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Author Topic: What exactly does the CCC say on EENS? Does it say non-Christians can be saved?  (Read 2095 times)

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Offline ByzCat3000

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Context.  It's how the Church does it.  When you see an otherwise entirely orthodox bishop utter a problematic statement, the presumption is that it's a material error.  When you see someone constantly spouting Modernism, then there's likely something else going on.  But the ultimate test is whether they submit to a rebuke from the Church.  Of course Barron will not actually get a rebuke because he's actually to the right of many of the hierarchy.
That's why I'd say we don't know.  If we ever get a solidly orthodox pope, there would be rebukes, and it would be clear.  But short of that, it seems very, very hard to say.

Offline Pax Vobis

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That's why I'd say we don't know.
We do know that +ABL is a material heretic, because what he said is wrong.  What we don't know is if he's a formal/obstinate heretic.  As Ladislaus said, considering that the vast majority of catholics since the 16/1700s have been corrupted with this error, many of them hold it without knowing it's wrong.  Much like during the Arian heresy, when almost the whole world was in heresy (save for St Athanasius and some followers).  It took decades for the Church hierarchy to fully convert and then the laity followed.  Most were not formal heretics, but they were still wrong. 


Offline ByzCat3000

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We do know that +ABL is a material heretic, because what he said is wrong.  What we don't know is if he's a formal/obstinate heretic.  As Ladislaus said, considering that the vast majority of catholics since the 16/1700s have been corrupted with this error, many of them hold it without knowing it's wrong.  Much like during the Arian heresy, when almost the whole world was in heresy (save for St Athanasius and some followers).  It took decades for the Church hierarchy to fully convert and then the laity followed.  Most were not formal heretics, but they were still wrong.
I actually meant we don't know for sure whether Barron is a formal heretic.

Offline Pax Vobis

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I actually meant we don't know for sure whether Barron is a formal heretic.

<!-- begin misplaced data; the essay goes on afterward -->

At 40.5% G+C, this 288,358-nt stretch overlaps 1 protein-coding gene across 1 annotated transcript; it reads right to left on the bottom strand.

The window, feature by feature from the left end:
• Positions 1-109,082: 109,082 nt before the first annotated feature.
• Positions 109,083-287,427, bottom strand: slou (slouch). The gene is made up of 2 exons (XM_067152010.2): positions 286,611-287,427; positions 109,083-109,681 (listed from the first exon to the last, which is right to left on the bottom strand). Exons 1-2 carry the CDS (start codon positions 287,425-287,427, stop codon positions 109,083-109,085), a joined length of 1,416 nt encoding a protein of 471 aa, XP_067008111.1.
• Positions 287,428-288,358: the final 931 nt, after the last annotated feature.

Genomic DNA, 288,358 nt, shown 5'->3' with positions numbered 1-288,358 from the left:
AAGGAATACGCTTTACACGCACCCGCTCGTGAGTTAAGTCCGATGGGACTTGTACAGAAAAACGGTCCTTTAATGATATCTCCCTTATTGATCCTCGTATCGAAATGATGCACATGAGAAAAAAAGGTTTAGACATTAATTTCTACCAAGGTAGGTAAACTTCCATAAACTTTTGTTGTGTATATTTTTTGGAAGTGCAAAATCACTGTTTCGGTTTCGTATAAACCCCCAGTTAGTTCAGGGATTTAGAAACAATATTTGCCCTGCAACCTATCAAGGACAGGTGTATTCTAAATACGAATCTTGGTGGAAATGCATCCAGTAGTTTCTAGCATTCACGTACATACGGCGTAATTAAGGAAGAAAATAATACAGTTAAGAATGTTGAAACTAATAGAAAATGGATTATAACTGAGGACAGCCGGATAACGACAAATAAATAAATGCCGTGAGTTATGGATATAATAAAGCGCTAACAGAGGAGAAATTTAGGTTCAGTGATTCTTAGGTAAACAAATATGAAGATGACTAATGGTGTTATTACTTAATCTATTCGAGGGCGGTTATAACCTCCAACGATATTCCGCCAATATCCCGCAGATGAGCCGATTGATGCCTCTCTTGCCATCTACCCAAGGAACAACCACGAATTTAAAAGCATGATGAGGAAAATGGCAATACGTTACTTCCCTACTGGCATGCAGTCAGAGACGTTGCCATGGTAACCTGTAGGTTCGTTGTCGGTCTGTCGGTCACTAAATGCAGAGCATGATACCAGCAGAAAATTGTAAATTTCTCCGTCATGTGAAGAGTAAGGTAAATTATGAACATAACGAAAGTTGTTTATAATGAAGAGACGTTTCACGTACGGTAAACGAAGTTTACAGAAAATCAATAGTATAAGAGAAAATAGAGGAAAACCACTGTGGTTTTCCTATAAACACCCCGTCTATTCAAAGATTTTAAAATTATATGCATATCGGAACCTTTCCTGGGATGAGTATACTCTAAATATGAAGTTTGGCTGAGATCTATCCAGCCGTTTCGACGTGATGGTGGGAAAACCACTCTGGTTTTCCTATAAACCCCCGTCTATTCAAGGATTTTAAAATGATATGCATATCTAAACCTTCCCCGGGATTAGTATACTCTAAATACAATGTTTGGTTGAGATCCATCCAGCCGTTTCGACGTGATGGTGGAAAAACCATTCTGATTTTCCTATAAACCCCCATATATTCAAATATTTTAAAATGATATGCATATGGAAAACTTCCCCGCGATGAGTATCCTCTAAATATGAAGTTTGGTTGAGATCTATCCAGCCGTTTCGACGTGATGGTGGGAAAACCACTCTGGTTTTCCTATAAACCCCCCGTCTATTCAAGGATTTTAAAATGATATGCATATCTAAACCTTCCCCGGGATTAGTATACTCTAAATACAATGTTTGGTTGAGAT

And only he knows along with God.  For the rest of us, it doesn't matter.  It doesn't change the fact that he's wrong.

Offline ByzCat3000

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And only he knows along with God.  For the rest of us, it doesn't matter.  It doesn't change the fact that he's wrong.
Ladislaus called me out for saying he was foolish, because that didn't go far enough.  And asserted that he was definitely a formal heretic.  That's what I was addressing.


Offline LeDeg

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Seeing people like Sean's arguments do more for me in deciding that the other side is better backed with their arguments than anything they themselves can make. 
"The whole secret of the campaigns unleashed against Europe can be explained in two words: Masonry and Communism... we have to extirpate these two evils from our land." -Franco

Offline Ladislaus

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Ladislaus called me out for saying he was foolish, because that didn't go far enough.  And asserted that he was definitely a formal heretic.  That's what I was addressing.

Not quite.  I said he was definitely a heretic.  I leave the formal vs. material part to the Church and to God.  But I consider it more likely that he's a formal heretic than that +Lefebvre was ... due to his overall Modernism.  More than anything, though, Barron was a coward who spoke out of human respect.  When interrogated by a Jew regarding the possibility of his salvation, Barron conveyed a sense of hope in the possibility, rather than doing the Catholic thing and telling him:  "No, I'm sorry, but unless you join the Church, you cannot be saved."  But it's most certainly more than just being foolish.

Offline Ladislaus

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I actually meant we don't know for sure whether Barron is a formal heretic.

No, I agree.  I'm just speculating.  Ultimately only the Church decides ... but I think it's definitely more than just simple foolishness.


Offline ByzCat3000

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Seeing people like Sean's arguments do more for me in deciding that the other side is better backed with their arguments than anything they themselves can make.
To be fair, I'm pro BOD, and I think Sean's argument was deplorable and that he solidly lost this debate.  I think I'd probably lose too, Ladislaus and Pax Vobis both know a lot more than I do, but I'm plainly, obviously, engaging in this conversation to learn, and not pretending to *definitively* know I'm right about anything,

Offline ByzCat3000

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Not quite.  I said he was definitely a heretic.  I leave the formal vs. material part to the Church and to God.  But I consider it more likely that he's a formal heretic than that +Lefebvre was ... due to his overall Modernism.  More than anything, though, Barron was a coward who spoke out of human respect.  When interrogated by a Jew regarding the possibility of his salvation, Barron conveyed a sense of hope in the possibility, rather than doing the Catholic thing and telling him:  "No, I'm sorry, but unless you join the Church, you cannot be saved."  But it's most certainly more than just being foolish.

For what its worth, I asked Bishop Barron about this at 28 minutes here: http://wordonfireshow.com/episode162/?fbclid=IwAR1vUFdrmyU4k6V4kylQgOlvPJ1mZ_XNNzegkVz5rh8ox4RFYZh2T0cE7NY

I found his answer pretty unsatisfying.  For one thing, he *only* cites the post Vatican II magisterium, he doesn't really either cite or explain how his views connect with the pre Vatican II magisterium.  For another thing, even if you want to affirm that technically there's a snowball's chance that Shapiro could be saved (and I don't even think its clear that that level of chance exists) he should have emphasized the *grave* danger Shapiro is putting himself in "as is", whereas the way he actually answered implied substantive hope, which is at best grossly imprudent.